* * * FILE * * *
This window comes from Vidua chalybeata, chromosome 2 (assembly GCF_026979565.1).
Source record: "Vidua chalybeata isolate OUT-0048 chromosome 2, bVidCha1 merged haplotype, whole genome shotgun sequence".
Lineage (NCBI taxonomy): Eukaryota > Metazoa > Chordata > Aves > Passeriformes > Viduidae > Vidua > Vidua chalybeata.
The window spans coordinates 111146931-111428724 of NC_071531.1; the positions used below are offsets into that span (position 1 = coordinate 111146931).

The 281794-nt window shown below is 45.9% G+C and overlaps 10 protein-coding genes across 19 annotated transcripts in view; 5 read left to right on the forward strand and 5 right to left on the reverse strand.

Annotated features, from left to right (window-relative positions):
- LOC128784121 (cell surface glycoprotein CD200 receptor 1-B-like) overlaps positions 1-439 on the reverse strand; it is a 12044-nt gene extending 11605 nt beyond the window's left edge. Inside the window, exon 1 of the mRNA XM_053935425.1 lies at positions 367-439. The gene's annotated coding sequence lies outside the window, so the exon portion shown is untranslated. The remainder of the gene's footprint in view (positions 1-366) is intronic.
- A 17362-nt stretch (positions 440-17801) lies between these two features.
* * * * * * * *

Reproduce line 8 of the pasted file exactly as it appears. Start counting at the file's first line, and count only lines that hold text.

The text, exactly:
- A 17362-nt stretch (positions 440-17801) lies between these two features.